Animal variety of Africa-Gorillas
Queen Elizabeth Nationalpark und Bwindi Nationalpark in Uganda
The Bwindi National Park
Mountain gorillas can only be found in three countries, Rwanda, Congo and of course Uganda. About half of the 800-900 living gorillas can be found in the Bwindi National Park. Beside the gorillas there are 6 other species of monkeys. There are four park entrances with access to the 15 gorilla families which can be visited. The visit is strictly limited with 8 people per group and day. Despite the high visitor permit of 600 USD the permits are often granted long in advance. We chose the entrance which is accessible from Ruhija. The lodges there are much cheaper than at the other entrances to Bwindi. The park is at over 2000 m, in times of bad weather it can get very cold. The Ruhija Gorilla Lodge is the only one with a closed dining area with a fireplace.
The permit must be organized on a long-term basis. In Germany Wigwam Reisen im Allgäu, which has a German-speaking representative in Uganda, is highly recommended.
At 8.00 a.m. we meet at the entrance, where we get information about the park and the gorillas. Visitors will be divided into groups of eight. By foot we go through partly impassable and steep terrain through mountain rain forest. The search for the gorillas is only made possible by a reconnaissance troop. Thez set off early in the morning to find out the exact position of the animals. Therefore, one can never say in advance exactly how long the sometimes exhausting hike will last. For 15 USD one can hire a carrier for the backpack at the entrance, this also helps with steep passages. Not experienced hikers should really accept this offer, the route is not easy. In any case, one should use one of the walking sticks that are available there. Do not forget 1-2 l of drinking water and as a tip of a sorrowful victim: put your socks over your trousers. Ant bites are otherwise guaranteed.
With the gorillas themselves one has approximately 1 h, of a altogether 4 h tour. The whole thing may be well marketed touristically, but the adventurous character and the encounter of the animal species so close to us in its natural habitat is and remains fantastic. Those who are lucky enough to see a roaring silverback running towards them will not forget this for the rest of their lives. From watchin it in the tv in a comfortable armchair we can only give a tired yawn but being right in front of the animal the tired yawn more likely turns into a scream. The lump weighs 230 kg and has learned to intimidate others from an early age.
Very few people travel to Uganda just because of the gorillas. Further great animal observations can be done in the Queen Elizabeth National Park.
The Queen Elizabeth National Park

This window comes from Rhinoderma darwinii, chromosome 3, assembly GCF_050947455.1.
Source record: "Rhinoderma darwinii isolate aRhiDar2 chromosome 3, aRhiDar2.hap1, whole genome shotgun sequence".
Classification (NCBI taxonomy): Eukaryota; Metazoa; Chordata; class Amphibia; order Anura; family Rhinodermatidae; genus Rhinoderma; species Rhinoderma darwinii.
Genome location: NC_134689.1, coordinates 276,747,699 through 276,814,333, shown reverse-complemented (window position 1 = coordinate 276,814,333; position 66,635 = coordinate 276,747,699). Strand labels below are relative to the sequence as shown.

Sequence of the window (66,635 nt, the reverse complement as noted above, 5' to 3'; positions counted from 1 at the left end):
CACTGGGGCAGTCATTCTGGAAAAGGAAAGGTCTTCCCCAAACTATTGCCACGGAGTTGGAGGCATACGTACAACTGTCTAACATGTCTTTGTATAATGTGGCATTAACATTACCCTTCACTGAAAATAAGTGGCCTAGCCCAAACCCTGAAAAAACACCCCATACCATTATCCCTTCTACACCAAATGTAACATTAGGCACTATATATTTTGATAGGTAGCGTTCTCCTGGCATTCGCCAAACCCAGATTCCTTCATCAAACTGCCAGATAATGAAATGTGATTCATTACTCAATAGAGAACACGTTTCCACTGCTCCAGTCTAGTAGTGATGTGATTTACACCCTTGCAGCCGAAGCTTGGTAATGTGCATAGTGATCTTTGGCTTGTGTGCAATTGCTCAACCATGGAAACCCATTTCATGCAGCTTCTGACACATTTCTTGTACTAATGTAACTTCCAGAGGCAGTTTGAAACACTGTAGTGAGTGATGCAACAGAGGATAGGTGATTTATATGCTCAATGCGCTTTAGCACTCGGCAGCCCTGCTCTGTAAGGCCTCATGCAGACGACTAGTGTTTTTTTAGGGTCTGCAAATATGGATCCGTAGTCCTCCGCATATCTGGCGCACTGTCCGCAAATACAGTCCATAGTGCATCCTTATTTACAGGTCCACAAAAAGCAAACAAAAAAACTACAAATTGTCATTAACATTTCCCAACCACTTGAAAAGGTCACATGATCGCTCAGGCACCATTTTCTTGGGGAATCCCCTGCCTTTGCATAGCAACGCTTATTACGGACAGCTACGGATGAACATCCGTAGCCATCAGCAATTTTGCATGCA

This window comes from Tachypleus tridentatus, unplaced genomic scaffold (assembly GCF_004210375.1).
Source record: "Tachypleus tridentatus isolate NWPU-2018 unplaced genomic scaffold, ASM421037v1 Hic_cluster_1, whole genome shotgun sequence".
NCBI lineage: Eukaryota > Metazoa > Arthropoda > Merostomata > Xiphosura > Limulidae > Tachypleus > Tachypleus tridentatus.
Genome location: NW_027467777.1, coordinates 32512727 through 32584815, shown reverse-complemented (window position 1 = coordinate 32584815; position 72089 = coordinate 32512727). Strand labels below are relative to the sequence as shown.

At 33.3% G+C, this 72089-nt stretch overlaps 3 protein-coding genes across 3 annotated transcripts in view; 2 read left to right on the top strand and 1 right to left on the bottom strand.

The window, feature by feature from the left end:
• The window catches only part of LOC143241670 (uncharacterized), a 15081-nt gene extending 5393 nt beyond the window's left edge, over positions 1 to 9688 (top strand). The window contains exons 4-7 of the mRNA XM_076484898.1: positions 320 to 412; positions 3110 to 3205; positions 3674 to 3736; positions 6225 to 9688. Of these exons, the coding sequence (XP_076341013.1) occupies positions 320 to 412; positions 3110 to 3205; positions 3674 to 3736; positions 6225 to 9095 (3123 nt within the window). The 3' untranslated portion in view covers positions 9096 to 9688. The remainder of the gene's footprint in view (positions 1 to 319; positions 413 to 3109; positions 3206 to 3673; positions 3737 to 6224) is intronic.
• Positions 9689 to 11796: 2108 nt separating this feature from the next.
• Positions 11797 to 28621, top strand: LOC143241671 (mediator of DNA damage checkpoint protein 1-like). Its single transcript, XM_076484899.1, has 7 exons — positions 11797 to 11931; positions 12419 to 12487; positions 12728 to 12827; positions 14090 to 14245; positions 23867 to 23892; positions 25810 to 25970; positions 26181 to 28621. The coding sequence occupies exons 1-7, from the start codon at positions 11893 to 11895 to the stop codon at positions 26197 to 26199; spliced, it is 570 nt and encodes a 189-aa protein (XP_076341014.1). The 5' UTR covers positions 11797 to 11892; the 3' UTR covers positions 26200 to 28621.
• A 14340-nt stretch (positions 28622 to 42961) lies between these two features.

Uganda is home to about 300 mammals and an incredible 1050 bird species. Many of them can be found in the almost 2000 km2 Queen Elizabeth National Park in western Uganda. Already at the approach from Entebbe the park lies spectacularly at our feet, beautifully to be recognized from the abort edge of the Rift Valley. The Kazinga Canal connects Lake George with Lake Eduard. Beautifully situated in between is the Mweya Safari Lodge on the peninsula of the same name, the only lodge within the park, close to a campsite. From here you can also visit the Kyambura Gorge with its habituated chimpanzees. If you are lucky, you will also see hyenas there.
Alternatively, there is a variety of accommodation on the edge of the park, such as Marafiki Safari Lodge with tent cottages. To the west of the park is the mighty Ruwenzori mountain range which lies in clouds almost all year round. Also in the border area to the Congo you will find the river Ishasha, known for its tree lions and hippos.
Here is a list of the most common animal species of Queen Elizabeth and Bwindi National Park in Uganda which we could observe on our trip:
Palm Vulture (Gypohierax angolensis)
Green monkeys (Chlorocebus)
Kaffernbüffel (Syncerus caffer)
Marabou (Leptoptilos crumeniferus)
Warthog (Phacochoerus africanus)
Village weaver (Ploceus cucullatus
Zebra mongoose (Mungos mungo)
Defassa waterbuck (Kobus defassa)
Dominican widow (Vidua macroura)
Anubis baboon (Papio anubis)
Diadem Monkey (Cercopithecus mitis)
Black and White Stumpy Monkeys (Colobus)
Uganda Kob (Kobus kob thomasi)
Crested Eagle (Lophaetus occipitalis)
Lyre antelope (Damaliscus lunatus)
Little Bee Eater (Merops pusillus)
Steppe Eagle (Aquila nipalensis)
Hippopotamus (Hippopotamus amphibius)
Mountain gorilla (Gorilla beringei beringei)
Tyrannulet (Corvus albus)
Scarlet Shrike (Laniarius erythrogaster)
Mouse birds (Coliidae)
Dwarf mongoose (Helogale)
Ear Vulture (Aegypius tracheliotus)
Senegalski (Vanellus senegalus)
Hagedash (Bostrychia hagedash)
Red-throated Francolin (Francolinus afer)
Yellow-throated Pipit (Macronyx croceus)
Wedgetailtocock (Ocyceros birostris)
Juggler (Terathopius ecaudatus)
Black-bellied Bustard (Lissotis melanogaster)
Eland (Taurotragus oryx)
Long-tailed Glossy Starling (Lamprotornis purpuropterus)